And so we have given in this corollary a solution of that famous problem of the ancients concerning four lines, begun by Euclid, and carried on by Appolonius and this not an analytical calculus, but a geometrical composition, such as the ancients required.
If the two opposite angular points A and P (Pl. 9. Fig. 2.) of any parallelogram ASPQ touch any conic section in the points A and P; and the sides AQ, AS of one of those angles, indefinitely produced, meet the same conic section in B and C; and from the points of concourse B and C to any fifth point D of the conic section, two right lines BD, CD are drawn meeting the two other sides PS, PQ of the parallelogram, indefinitely produced, in T and R; the parts PR and PT, cut off from the sides, will always be one to the other in a given ratio. And vice versa, if those parts cut of are one to the other in a given ratio, the locus of the point D will be a conic section, passing through the the four points A, B, C, P.
Case 1. Join BP, CP, and from the point D draw the two right lines DG, DE, of which the first DG shall be parallel to AB, and meet PB, PQ, CA in H, I, G; and the other DE shall be parallel to AC, and meet PC, PS, AB, in F, K, E; and (by Lem. 17.) the rectangle DE x DF will be to the rectangle DG x DH, in a given ratio. But PQ in to DE (or IQ) as PB to HB, and consequently as PT to DH; and by permutation, PQ is to PT, as DE to DH. Likewise PR is to DF as RG to DC, and therefore as (IG or) PS to DG; and, by permutation, PR is to PS as DF to DG; and, by compounding those ratio's, the rectangle PQ x PR will be to tie rectangle PS x PT as the rectangle DE x DF is to the rectangle DG x DH, and consequently in a given ratio. But PQ and PS are given, and therefore the ratio of PR to PT is given. Q. E. D.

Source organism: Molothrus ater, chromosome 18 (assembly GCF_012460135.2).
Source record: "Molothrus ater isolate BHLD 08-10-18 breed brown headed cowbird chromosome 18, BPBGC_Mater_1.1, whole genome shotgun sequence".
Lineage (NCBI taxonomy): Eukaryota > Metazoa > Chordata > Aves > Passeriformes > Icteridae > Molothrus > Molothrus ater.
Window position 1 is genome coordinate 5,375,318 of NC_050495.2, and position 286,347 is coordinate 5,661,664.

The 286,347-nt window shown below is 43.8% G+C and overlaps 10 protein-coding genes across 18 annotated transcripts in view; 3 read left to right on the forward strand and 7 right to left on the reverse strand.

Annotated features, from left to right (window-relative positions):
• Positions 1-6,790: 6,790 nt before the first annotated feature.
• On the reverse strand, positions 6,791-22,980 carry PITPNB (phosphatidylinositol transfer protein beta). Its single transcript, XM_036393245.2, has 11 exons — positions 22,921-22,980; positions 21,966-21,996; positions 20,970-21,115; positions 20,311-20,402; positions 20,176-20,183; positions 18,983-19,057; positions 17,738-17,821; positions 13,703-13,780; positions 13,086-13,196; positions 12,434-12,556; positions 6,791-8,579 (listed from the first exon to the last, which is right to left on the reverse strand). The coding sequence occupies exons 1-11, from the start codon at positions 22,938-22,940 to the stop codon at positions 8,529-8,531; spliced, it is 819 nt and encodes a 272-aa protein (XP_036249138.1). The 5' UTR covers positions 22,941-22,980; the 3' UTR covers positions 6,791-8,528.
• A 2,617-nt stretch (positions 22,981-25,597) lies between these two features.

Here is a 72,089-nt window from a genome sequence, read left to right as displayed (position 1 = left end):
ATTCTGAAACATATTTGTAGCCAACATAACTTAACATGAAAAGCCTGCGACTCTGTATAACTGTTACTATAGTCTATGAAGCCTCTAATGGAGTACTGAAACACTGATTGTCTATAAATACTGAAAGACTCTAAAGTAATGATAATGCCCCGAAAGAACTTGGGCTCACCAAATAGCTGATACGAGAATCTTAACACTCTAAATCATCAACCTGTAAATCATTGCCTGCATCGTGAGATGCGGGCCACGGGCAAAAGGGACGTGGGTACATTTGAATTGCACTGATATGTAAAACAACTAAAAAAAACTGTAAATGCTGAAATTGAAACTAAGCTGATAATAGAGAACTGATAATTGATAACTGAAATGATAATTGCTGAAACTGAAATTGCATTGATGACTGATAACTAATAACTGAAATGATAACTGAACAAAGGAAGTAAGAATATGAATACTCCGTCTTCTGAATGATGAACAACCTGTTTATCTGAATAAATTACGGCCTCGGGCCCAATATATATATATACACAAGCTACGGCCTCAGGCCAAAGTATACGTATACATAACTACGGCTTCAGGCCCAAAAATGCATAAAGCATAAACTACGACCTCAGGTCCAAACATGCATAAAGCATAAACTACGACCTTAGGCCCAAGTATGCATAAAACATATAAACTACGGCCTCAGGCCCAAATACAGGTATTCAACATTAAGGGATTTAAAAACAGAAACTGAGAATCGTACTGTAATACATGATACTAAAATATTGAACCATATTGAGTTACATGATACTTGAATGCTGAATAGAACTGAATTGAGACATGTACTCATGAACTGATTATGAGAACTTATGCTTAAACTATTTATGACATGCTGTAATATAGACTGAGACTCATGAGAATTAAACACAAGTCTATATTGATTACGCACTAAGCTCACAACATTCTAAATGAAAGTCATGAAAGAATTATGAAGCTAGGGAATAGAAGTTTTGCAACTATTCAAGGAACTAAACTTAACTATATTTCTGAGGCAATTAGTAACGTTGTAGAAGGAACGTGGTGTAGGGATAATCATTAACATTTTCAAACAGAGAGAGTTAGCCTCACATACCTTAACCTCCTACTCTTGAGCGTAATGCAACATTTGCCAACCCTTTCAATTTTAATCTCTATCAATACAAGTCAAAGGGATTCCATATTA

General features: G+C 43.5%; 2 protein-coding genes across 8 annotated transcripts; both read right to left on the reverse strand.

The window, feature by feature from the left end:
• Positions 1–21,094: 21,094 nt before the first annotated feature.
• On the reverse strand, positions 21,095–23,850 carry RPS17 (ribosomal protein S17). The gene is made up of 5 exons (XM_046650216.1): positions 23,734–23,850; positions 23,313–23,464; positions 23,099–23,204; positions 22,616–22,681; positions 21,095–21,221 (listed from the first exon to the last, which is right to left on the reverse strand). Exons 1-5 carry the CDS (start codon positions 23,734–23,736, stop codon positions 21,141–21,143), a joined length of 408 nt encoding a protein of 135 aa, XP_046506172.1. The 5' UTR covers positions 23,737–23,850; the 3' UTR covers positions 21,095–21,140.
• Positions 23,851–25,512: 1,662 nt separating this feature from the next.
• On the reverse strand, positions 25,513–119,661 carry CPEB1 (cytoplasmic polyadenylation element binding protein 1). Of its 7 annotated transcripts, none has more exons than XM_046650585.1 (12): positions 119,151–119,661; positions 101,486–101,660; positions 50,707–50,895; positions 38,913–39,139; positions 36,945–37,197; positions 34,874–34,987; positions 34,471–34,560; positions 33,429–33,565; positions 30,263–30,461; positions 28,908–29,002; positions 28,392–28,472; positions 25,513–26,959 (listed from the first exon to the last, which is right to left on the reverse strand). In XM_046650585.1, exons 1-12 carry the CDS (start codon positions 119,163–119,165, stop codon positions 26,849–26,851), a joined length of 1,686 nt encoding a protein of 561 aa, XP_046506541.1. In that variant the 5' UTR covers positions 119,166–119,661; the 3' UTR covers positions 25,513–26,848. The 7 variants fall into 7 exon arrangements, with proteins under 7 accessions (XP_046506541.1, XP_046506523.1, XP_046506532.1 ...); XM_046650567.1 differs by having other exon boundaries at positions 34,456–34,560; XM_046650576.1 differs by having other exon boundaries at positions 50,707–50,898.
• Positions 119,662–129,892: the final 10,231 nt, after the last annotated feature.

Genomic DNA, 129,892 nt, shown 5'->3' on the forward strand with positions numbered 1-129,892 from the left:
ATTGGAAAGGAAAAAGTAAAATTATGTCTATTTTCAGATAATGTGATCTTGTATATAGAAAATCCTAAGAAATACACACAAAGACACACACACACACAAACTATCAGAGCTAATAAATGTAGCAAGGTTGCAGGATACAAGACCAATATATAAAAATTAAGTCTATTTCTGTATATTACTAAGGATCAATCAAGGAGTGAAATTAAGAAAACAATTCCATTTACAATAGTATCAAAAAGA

Case 2. But if PR and PT are supposed to be in a given ratio one to the other, then by going back again by a like reasoning, it will follow that the rectangle DE x DF is to the rectangle DG x DH in a given ratio; and so the point D (by lem. 18.) will lie in a conic section passing thro' the points A, B, C, P, as its locus. Q. E. D.
Cor 1. Hence if we draw BC cutting PQ in r, and in PT take Pt to Pr in the same ratio which PT has to PR: Then Pr will touch the conic section in the point B. For suppose the point D to coalesce with the point B, so that the chord BD vanishing, BT shall become a tangent, and CD and BT will coincide with CB and Br. Co tt. z. And vice verla, if B r is atangent, and the lines B D, C D meet in any point D of a conic section; P R will be to P Tas Pr to Pr. And on the contrary, if.PR is to PTasPr to Pr, (hm BD, and CD will meet in some point D of a conic section.
Cor. 2. One conic section cannot cut another conic section in more than four points. For, if it is possible, let two conic sections pass thro' the five points A, B, C, P, O; and let the right line BD cut them in the points D, d, and the right line Cd cut the right line PQ in q. Therefore PR is to PT as Pq to PT: Whence PR and Pq are equal one to the other, against the suppossition.
if two moveable and indefinite right lines BM, CM drawn through given paints B, C, at poles, do by their point of course M descrihe a third right line MN given by position; and other two indefinite right lines BD, CD are drawn, making with the former two at those given points B, C, given angler, MBD, MCD: I say that those two right lines BD, CD will lines their point of concourse D descrihe a conic section passing through the points B, C. And vice versa, if the right lines BD, CD do by their point of concourse D describe a conic section passing through the given points B, C, A, and the angle DBM is always equal to the given angle ABC, as well as the angle DCM always equal to the given angle ACB: the point M will lie in a right line given by position, at its locus. Pl. 9. Fig. 3.
For in the right line MN let a point N be given, and when the moveable point M falls on the immoveable point N, let the moveable point D fall on an immoveable point P. Join CN, BN, CP BP, and from the point P draw the right lines PT, PR meeting BD, CD in T and R, and making the angle BPT equal to the given angle 'BNM and the angle CPR equal to the given angle CNM, Wherefore since (by supposition) the angles MBD, NBP are equal, as also the angles MCD, NCP; take away the angles NBD and NCD that are common, and there will remain the angles NBM and PBT, NCM and PCR equal; and therefore the triangless NCM, PBT are similar, as also the triangles NCM, PCR. Wherefore PT is to NM as PB to NB; and PR to NM, as PC to NC. But the points B, C, N, P are immovable: Wherefore PT and PR have a given ratio to NM, and consequently a given ratio between themselves; and therefore, (by lem. 20.) the point D wherein the moveable right lines BT and CR perpetually concur, will be placed in a conic section passing through the points B, C, P. Q. E. D.